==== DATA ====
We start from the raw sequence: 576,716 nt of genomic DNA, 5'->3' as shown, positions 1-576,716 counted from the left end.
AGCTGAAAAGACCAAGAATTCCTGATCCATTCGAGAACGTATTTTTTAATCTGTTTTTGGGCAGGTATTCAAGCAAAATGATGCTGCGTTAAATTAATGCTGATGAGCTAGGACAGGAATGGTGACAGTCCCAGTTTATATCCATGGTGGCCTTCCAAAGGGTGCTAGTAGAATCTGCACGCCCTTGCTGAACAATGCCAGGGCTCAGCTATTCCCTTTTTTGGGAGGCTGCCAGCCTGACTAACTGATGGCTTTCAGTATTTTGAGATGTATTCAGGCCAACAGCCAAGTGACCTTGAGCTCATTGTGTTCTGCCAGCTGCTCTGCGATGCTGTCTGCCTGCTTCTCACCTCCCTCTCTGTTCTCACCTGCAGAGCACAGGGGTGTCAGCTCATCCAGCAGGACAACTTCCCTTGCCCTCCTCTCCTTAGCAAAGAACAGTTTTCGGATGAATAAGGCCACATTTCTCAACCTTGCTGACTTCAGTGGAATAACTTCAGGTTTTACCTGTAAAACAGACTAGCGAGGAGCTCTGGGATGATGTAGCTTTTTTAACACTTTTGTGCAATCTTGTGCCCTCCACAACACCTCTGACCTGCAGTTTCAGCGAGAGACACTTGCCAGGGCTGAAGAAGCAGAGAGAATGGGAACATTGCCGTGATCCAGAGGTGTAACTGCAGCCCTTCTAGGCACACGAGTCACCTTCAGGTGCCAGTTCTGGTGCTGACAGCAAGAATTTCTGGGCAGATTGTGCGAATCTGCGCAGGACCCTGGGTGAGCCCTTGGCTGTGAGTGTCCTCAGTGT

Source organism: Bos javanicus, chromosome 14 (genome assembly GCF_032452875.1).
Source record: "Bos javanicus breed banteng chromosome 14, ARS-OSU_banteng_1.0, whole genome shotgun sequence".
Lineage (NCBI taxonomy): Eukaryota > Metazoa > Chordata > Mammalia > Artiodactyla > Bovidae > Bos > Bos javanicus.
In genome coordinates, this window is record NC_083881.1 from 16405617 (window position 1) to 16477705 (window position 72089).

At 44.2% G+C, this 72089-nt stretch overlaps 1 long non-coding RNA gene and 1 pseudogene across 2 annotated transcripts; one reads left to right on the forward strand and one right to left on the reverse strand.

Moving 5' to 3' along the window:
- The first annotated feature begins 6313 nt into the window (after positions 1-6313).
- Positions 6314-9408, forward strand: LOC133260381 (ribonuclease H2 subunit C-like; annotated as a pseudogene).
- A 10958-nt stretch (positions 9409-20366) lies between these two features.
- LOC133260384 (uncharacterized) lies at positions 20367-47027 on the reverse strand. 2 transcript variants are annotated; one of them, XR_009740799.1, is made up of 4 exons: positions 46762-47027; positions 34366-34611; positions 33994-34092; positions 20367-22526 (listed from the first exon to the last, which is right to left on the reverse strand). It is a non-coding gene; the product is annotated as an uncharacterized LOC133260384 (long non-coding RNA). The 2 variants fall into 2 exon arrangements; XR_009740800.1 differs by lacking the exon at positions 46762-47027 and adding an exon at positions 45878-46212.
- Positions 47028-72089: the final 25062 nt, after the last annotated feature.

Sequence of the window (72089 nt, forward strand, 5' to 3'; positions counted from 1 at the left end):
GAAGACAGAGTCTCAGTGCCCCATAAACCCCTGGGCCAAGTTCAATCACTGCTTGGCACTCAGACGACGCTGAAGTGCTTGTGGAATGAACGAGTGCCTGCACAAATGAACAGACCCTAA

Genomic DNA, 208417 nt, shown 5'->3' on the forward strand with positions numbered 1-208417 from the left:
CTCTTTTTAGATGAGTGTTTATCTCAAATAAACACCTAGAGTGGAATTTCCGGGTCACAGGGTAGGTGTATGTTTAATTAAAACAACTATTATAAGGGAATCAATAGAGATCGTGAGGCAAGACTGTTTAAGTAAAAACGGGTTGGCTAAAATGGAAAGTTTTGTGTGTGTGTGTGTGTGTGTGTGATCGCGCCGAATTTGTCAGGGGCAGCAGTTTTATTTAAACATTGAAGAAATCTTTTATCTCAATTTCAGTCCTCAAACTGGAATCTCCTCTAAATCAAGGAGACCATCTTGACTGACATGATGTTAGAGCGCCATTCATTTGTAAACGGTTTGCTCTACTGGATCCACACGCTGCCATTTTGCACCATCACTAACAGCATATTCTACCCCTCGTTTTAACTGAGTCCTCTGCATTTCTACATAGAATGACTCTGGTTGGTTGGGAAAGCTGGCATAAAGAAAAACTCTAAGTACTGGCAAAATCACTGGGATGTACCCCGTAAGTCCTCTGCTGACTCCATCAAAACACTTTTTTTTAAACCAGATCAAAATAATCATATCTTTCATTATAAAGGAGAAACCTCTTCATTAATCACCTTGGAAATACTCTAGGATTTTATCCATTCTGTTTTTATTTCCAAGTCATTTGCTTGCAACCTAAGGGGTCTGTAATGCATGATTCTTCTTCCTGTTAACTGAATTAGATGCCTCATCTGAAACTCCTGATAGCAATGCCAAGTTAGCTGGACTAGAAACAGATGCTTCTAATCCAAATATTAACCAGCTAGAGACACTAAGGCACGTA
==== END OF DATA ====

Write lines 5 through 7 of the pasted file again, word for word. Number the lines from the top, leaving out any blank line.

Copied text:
Lineage (NCBI taxonomy): Eukaryota > Metazoa > Chordata > Mammalia > Artiodactyla > Bovidae > Bos > Bos javanicus.
In genome coordinates, this window is record NC_083881.1 from 16405617 (window position 1) to 16477705 (window position 72089).

At 44.2% G+C, this 72089-nt stretch overlaps 1 long non-coding RNA gene and 1 pseudogene across 2 annotated transcripts; one reads left to right on the forward strand and one right to left on the reverse strand.